Shoppers get closer look at machines

Published 12:00 am Wednesday, May 3, 2006

NATCHEZ &8212; The first votes cast on the state&8217;s new touch screen voting machines in Natchez Tuesday weren&8217;t for president, senator or even aldermen.

They were much more important &8212; Archie Manning, John Grisham and Morgan Freeman to name a few.

Famous athletes, authors, state parks and foods are some of the options on the practice ballot the Secretary of State&8217;s office set up in center court of the Natchez Mall to familiarize voters with the new machine.

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&8220;We&8217;ve gotten a very positive reaction,&8221; said Jenny Newman, a regional voter outreach coordinator with the Secretary of State&8217;s office. &8220;They&8217;ve been pleasantly surprised. When people actually get up there and start touching it that fear is relieved.&8221;

Newman set up one of the state&8217;s machines at the mall from 10 a.m. to noon Tuesday. Local elections commissioners joined her to pass out pamphlets and encourage shoppers to stop and try out the machine.

Adams County voters will use the touch-screen machine for the first time in the June 6 democratic primary for Senate elections.

&8220;I think it&8217;s going to take a little getting used to,&8221; said Mildred Dunham, who tried the machine Tuesday.

Dunham and her friends Joanna Butler and Janie Stewman said they were glad for the trial run, but think they might still mess up when they vote for the first time.

But the machine allows for that. Voters can check over their ballot as many times as they would like. Voting for too many candidates is not allowed, and if too few candidates aren&8217;t selected the machine notifies the voter. Ultimately, the machine makes a printout that voters can review and reject if they find a mistake.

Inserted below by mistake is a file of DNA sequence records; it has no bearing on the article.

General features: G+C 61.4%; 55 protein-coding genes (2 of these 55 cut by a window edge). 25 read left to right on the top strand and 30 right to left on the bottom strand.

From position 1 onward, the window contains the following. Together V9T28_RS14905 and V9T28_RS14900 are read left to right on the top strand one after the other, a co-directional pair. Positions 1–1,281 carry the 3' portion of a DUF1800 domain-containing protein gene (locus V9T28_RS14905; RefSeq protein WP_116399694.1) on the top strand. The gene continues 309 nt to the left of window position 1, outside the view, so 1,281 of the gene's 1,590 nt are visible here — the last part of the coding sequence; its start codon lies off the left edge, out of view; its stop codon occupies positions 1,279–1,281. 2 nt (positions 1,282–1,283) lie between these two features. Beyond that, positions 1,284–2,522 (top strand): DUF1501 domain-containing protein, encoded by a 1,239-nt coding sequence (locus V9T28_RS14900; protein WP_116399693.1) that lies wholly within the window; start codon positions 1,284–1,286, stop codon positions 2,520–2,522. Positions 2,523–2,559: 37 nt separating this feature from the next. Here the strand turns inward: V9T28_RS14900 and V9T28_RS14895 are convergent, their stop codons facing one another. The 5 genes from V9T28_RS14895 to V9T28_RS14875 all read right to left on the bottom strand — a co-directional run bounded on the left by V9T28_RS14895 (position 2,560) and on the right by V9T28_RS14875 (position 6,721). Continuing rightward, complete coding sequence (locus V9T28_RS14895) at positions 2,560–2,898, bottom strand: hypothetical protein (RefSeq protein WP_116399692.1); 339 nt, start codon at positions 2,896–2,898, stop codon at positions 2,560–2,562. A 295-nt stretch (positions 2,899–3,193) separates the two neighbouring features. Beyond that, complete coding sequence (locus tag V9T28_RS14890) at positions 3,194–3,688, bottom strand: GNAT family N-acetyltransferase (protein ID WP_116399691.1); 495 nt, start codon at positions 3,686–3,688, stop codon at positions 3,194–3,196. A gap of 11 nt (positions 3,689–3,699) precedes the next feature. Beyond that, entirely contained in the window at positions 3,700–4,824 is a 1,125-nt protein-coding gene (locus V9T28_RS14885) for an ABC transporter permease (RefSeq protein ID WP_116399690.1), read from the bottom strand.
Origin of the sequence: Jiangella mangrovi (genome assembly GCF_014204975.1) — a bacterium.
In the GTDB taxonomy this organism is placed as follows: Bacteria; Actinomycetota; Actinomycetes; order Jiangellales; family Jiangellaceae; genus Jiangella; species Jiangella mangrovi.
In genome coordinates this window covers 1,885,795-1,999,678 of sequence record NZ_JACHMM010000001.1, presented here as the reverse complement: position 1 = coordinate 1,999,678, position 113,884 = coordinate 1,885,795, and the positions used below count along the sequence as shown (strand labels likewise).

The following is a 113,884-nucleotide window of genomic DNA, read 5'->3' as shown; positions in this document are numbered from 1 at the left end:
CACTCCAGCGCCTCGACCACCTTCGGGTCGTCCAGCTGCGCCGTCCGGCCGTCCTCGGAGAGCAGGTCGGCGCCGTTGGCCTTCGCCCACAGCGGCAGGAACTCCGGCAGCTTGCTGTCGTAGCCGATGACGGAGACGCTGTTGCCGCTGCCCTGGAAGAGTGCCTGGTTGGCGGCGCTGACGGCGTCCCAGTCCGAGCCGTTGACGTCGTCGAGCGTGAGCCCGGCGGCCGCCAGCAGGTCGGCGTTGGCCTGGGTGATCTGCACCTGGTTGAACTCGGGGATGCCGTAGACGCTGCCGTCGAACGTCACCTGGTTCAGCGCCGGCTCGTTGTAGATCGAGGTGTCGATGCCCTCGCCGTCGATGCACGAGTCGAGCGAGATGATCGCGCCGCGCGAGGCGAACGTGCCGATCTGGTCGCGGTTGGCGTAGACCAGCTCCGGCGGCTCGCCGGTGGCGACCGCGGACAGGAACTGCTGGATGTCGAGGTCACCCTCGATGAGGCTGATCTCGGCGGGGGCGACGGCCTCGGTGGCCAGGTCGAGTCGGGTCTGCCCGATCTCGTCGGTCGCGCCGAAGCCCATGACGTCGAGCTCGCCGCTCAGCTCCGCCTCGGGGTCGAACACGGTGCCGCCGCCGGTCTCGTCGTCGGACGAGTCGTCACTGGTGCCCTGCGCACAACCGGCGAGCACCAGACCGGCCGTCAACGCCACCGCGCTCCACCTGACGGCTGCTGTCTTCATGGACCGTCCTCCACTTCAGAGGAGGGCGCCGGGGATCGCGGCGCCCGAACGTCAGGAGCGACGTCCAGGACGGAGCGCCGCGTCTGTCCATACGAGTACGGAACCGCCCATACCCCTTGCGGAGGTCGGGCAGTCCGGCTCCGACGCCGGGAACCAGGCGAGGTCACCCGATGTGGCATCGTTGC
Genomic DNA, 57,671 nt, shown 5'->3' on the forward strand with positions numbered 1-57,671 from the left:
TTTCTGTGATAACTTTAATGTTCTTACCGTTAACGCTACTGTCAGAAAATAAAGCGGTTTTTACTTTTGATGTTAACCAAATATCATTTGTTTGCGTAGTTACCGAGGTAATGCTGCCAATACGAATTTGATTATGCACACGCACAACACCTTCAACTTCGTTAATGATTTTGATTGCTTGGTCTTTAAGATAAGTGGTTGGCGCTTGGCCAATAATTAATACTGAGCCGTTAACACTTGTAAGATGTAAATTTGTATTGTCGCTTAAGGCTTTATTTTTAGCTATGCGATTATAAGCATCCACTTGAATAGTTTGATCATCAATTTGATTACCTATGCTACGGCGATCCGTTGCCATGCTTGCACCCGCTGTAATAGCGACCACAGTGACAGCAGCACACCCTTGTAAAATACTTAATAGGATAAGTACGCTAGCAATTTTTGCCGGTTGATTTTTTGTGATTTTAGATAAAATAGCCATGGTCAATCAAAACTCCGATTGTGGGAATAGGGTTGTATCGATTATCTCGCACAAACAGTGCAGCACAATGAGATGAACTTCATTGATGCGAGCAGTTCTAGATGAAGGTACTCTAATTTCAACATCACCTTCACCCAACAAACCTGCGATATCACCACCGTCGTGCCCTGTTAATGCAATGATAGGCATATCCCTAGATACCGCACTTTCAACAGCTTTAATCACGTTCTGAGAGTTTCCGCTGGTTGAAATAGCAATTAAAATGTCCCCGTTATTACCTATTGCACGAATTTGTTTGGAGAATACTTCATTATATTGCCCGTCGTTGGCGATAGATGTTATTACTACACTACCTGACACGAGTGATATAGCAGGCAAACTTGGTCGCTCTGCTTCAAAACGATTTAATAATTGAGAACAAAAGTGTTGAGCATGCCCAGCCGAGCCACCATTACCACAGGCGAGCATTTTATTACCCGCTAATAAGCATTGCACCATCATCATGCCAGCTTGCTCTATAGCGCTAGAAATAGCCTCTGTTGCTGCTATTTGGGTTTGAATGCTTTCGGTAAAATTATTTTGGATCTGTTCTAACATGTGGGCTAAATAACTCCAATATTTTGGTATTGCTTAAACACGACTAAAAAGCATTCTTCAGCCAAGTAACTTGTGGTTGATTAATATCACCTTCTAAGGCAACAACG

&8220;At least I know I can go back and correct it,&8221; Butler said.

Liz Whitehead, a poll worker, said she thinks the machine is great.

&8220;It&8217;s just right there in front of you,&8221; she said. &8220;It tells you what to do, and if you make a mistake you can go back and correct it.&8221;

Whitehead said she anticipates some concerns from voters at first &8212; because it&8217;s new &8212; but thinks the machine is for the best in the long run.

Tiffany Hardin won&8217;t have any adjusting to do, since her first vote cast will be on the new machine.

&8220;It&8217;s fun,&8221; she said. &8220;I&8217;ve never voted, but I&8217;m going to try it now.&8221;

By the June election Adams County will have 112 of the new machines.

The new machines are required by the Help America Vote Act of 2002 &8212; the result of the 2000 presidential election woes in Florida and the need to accommodate disabled voters. The federal government is paying 95 percent of the cost of the first 72 machines. The county will have to cover the roughly $3,000 each cost of the others.

District 5 Elections Commissioner Mitch Ballard said the commissioners have set up practice machines at schools and club meetings for several months now in an attempt to familiarize the users.

&8220;Once they get their hands on it they accept it,&8221; Ballard said.

Commissioners will continue to display the machines up to the election.